U.S. Ambassador to the U.N. John Negroponte introduced the eight-page resolution in a closed Security Council meeting on behalf of its three cosponsors, the United States, Britain and Spain. The long-awaited plan for postwar Iraq envisions the United States and Britain running the country as "occupying powers" for at least a year and probably much longer.
The plan would phase out the existing U.N. "Oil for Food" program and instead deposit Iraqi oil revenues in an "Iraqi Assistance Fund" for humanitarian and reconstruction purposes, to be held by the Iraqi Central Bank, currently managed by Peter McPherson, a former deputy U.S. Treasury secretary.
Under the resolution, the money from oil sales would be used for humanitarian goods, reconstruction, civil administration and the continued disarmament of Iraq. An arms embargo would be maintained.
The fund would have an advisory board that would include officials appointed by U.N. Secretary-General Kofi Annan as well as the International Monetary Fund, the World Bank and others. This group would audit expenditures.
Negroponte's spokesman, Richard Grenell, said the resolution would "encourage the international community to help build a free society in Iraq, and define the role for the U.N. and its agencies."
The Bush administration is counting on approval from Russia, France, China and Germany, who held the strongest anti-war positions before the fighting began.
French President Jacques Chirac said Friday that discussions about the U.S.-backed proposal will be conducted in a "constructive and open" manner.
He also reaffirmed France's desire for the United Nations to play a "central role" in the reconstruction of Iraq. France is a veto-holding member of the Security Council and favors a suspension of the sanctions rather their complete withdrawal
Russian Ambassador to the U.N. Sergey Lavrov said Moscow has "a long list" of questions about the U.S.-backed plan.
German Ambassador Gunter Pleuger said the role of a proposed U.N. coordinator in Iraq appeared too vague and needed to be clarified. He also said that the U.N. officials in charge of the Oil for Food program should be consulted before it is phased out.
Other countries that did not support the U.S.'s unsuccessful push for U.N. authorization for the war reacted more favorably. Angolan U.N. Ambassador Ismael Gaspar Martins said "it's a good start" and Chile's U.N. ambassador, Gabriel Valdes, said, "our initial reaction is very positive."
Russia and France, meanwhile, have made their own proposals.
Russia wants U.N. weapons inspectors to return to Baghdad to certify that Iraq's weapons of mass destruction have been eliminated before sanctions are lifted, as called for under current resolutions. It also wants the Oil for Food program continued under U.N. Secretary-General Kofi Annan's authority until Iraq has a legitimate government and sanctions are lifted.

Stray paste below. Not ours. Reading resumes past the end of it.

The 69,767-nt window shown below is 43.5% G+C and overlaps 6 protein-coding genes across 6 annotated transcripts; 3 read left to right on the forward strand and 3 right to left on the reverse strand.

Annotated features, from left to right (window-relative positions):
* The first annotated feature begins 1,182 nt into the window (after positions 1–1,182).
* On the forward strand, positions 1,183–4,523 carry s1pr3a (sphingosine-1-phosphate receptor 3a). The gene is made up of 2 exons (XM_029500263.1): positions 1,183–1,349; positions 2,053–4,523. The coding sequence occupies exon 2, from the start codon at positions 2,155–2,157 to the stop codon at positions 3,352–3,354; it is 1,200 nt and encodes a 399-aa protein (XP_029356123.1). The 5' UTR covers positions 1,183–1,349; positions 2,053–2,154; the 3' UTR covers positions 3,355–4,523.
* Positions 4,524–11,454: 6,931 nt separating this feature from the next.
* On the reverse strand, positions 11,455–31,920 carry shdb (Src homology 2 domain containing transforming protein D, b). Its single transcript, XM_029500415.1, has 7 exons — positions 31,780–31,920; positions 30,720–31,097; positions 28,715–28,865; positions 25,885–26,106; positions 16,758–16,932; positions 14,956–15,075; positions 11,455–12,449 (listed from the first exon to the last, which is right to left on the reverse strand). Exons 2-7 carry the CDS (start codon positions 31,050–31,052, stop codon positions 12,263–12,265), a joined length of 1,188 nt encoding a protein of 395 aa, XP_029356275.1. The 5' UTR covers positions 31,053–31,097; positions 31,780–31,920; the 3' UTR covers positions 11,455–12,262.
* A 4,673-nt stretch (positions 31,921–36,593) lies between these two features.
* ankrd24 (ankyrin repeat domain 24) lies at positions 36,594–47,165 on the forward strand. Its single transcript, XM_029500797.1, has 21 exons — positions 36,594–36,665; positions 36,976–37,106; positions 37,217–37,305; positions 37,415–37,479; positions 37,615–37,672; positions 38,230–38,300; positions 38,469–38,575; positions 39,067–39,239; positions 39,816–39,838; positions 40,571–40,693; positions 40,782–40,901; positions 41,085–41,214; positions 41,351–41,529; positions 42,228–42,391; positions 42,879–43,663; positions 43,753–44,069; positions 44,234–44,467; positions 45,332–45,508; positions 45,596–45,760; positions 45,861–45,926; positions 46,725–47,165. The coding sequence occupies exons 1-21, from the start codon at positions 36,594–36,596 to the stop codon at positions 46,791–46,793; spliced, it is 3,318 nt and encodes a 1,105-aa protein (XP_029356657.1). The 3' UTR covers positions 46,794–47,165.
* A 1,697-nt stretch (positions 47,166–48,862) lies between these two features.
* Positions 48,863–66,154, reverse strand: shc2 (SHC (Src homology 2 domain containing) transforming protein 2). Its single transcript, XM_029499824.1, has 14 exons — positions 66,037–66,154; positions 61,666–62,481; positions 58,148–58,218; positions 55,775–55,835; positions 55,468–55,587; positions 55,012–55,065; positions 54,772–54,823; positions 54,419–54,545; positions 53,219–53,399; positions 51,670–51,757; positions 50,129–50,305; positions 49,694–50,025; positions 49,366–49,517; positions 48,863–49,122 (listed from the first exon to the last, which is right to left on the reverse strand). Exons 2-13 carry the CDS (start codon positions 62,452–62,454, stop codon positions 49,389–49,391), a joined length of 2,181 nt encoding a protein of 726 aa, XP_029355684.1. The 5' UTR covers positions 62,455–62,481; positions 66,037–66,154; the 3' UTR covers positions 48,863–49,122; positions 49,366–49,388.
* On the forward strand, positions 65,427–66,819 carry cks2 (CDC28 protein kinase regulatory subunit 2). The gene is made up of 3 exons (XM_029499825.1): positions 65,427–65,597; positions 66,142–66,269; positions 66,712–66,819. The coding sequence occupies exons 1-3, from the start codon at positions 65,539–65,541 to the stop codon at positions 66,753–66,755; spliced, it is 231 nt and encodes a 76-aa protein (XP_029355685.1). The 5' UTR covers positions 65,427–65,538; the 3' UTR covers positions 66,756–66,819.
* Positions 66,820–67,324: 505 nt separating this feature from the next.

The French proposal calls on the council to suspend sanctions, phase out the Oil for Food program, have U.S. and U.N. weapons inspectors work together and lift sanctions when a legitimate Iraqi government is in place.
The U.S. draft resolution makes no mention of U.N. weapons inspectors. Negroponte reiterated Thursday that the United States is conducting its own searches and sees no role for U.N. inspectors "for the foreseeable future."
The resolution also would endorse the authority of the United States and Britain to govern Iraq -- and it foresees a lengthy stay. It notes that Washington and London sent a letter to the council president Thursday recognizing their responsibilities and obligations under international law "as occupying powers."
The letter marks the first time the United States has referred to its role in Iraq as an "occupying power," a status governed by the Geneva Conventions that would entail wide-ranging responsibilities to support the Iraqi people. Until now, Washington has avoided the term, instead calling itself a "liberating force."
Under the proposal, the 12-month initial authorization for the U.S. and British "authority" in Iraq would be renewed automatically unless the Security Council decided otherwise. Since the United States and Britain have veto powers, they could block any attempt to force them out of Iraq.
Meanwhile, both Defense Secretary Donald Rumsfeld and Central Command chief Gen. Tommy Franks said Friday that it's not possible to say how long U.S. troops would remain in Iraq.
"Anyone who thinks they know how long it's going to take is fooling themselves," Rumsfeld said. "It's not knowable."